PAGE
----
TAIPEI/BEIJING (Reuters) - Typhoon Haitang swirled towards China's southeast coast on Tuesday after killing up to six people in Taiwan, injuring 30 and wreaking damage estimated at US$41 million.
But as southeastern China prepared for the worst, the once-fierce storm was losing some of its power, packing maximum winds of 119 km/h (74 mph) and gusts of up to 155 km/h, making it a moderate typhoon, said Taiwan's Central Weather Bureau.
In the Chinese rice-growing provinces of Fujian and Zhejiang, more than 850,000 people were evacuated from coastal areas, state media said.
Five thousand armed police were mobilised and reservoirs and dikes were under surveillance, as heavy rains caused a landslide in Zhejiang. No casualties were reported, state television said.
There was no electricity in eight towns of Zhejiang, state television said.
Authorities in Fujian and Zhejiang had also ordered back to port some 17,000 fishing and merchant ships with a total of more than 300,000 aboard.
Ferry services and some flights in the area were cancelled as residents prepared for the onslaught.
"I stored some water and food after I heard the news," the China Daily quoted Huang Liying, a resident of the Fujian capital Fuzhou, as saying.
"Who knows whether power and water supplies will be cut off when the typhoon comes?" she said.
Xinhua reported that the authorities in Fuzhou had sent 1 million mobile phone text messages to residents, warning them of the typhoon.
In Taiwan, business resumed on Tuesday with workers clearing away uprooted trees, street signs and billboards toppled by Haitang's lashing winds and heavy rains. The storm had shut offices, schools and financial markets on Monday.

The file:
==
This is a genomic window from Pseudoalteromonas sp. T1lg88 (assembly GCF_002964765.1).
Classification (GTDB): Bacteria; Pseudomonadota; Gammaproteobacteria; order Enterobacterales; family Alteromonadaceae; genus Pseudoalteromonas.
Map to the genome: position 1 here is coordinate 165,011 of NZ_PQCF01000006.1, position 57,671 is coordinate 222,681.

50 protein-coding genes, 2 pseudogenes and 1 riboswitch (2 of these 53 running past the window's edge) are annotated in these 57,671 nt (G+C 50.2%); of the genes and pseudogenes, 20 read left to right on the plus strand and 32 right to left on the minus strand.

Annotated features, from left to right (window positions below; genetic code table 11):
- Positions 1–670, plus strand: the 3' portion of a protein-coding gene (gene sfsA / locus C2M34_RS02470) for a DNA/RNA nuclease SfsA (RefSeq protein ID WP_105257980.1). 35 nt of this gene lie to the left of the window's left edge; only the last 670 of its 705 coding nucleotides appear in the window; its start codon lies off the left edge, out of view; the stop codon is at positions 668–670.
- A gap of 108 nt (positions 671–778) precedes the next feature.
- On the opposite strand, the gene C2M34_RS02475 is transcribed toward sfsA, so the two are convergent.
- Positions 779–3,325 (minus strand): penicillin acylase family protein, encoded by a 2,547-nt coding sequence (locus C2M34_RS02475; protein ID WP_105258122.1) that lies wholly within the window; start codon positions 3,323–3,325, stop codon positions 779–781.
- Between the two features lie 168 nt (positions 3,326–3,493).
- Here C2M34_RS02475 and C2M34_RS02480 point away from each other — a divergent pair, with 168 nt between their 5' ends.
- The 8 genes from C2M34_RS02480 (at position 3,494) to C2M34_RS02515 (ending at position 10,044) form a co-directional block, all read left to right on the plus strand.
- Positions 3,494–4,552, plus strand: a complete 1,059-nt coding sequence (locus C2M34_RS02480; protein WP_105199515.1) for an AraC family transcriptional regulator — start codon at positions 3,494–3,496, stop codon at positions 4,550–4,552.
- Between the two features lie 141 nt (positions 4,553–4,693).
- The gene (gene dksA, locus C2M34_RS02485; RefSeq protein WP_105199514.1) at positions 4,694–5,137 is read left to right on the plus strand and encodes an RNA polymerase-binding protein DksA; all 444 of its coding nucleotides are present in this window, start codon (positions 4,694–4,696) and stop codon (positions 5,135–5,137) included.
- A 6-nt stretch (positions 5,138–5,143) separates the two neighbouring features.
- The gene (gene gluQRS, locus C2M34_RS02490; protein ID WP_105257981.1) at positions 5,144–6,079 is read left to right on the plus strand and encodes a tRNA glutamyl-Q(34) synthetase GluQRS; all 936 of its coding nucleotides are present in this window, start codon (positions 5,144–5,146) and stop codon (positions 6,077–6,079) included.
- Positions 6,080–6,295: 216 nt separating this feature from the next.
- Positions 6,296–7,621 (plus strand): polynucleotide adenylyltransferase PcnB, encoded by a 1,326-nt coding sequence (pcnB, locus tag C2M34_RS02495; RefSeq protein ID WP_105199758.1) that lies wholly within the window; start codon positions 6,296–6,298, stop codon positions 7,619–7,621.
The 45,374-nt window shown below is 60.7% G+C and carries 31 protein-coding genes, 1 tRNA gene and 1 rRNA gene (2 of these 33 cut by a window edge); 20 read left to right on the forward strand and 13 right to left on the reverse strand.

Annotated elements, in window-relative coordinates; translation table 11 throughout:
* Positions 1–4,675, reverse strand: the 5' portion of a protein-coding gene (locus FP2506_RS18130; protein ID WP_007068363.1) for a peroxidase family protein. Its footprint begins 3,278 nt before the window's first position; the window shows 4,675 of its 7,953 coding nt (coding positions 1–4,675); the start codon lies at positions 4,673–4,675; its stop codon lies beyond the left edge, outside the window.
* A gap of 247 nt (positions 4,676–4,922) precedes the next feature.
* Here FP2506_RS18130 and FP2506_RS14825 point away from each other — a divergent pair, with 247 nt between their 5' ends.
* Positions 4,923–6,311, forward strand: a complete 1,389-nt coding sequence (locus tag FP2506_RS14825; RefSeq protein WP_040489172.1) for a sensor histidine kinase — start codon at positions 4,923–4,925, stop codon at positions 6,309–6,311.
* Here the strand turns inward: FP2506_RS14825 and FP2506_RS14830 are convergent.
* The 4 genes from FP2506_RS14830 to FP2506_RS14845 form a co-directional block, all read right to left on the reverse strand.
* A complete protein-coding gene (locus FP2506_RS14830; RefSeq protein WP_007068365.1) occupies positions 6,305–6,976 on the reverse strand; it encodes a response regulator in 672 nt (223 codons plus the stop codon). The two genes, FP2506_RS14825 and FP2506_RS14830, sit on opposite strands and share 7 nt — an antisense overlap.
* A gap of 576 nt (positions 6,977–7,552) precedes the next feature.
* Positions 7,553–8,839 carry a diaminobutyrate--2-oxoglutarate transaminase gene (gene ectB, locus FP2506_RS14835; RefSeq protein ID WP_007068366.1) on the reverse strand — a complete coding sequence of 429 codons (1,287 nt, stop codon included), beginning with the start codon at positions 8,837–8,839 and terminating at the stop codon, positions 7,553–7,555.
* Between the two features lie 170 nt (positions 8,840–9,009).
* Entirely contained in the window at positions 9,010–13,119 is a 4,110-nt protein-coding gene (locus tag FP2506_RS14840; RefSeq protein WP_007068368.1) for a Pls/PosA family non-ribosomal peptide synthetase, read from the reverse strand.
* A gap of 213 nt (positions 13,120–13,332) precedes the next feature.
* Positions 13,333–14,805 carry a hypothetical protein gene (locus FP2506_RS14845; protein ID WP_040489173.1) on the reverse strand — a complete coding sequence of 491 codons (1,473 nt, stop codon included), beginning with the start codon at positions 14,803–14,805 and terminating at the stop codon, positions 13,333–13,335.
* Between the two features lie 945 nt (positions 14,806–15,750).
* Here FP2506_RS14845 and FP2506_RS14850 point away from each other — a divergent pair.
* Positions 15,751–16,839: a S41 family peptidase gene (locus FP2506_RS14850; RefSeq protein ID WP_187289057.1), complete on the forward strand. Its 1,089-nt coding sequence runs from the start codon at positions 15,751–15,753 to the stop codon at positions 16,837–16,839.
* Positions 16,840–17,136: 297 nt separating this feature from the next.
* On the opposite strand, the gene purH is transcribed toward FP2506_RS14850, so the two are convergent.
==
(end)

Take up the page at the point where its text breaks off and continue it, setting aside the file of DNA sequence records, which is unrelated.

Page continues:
More than 98,000 households remained without power.
The official death toll from the typhoon rose to four in Taiwan, and the National Fire Agency said it was still investigating the cause of death of another two bodies found floating in water. One more person was listed as missing.
Non-stop torrential rain through the night sparked flooding in Taiwan's south, with streets in some areas filled with muddy water up to waist height, forcing residents to wade through with children on their backs, television footage showed.
Weather forecasters said torrential rain would continue to pummel Taiwan through to Wednesday, and warned residents to watch out for flash floods and landslides.
The Council of Agriculture estimated damage from the storm at T$1.3 billion (US$41 million).
Typhoons gather strength from warm sea waters and tend to dissipate after making landfall. They frequently hit Taiwan, Japan, the Philippines, Hong Kong and southern China during a season that starts in early summer and lasts until late autumn.
In 2001, one of Taiwan's deadliest years for storms, Typhoon Toraji killed 200 people. In China, last year's Typhoon Rananim killed 164 and caused more than $2 billion in economic losses.
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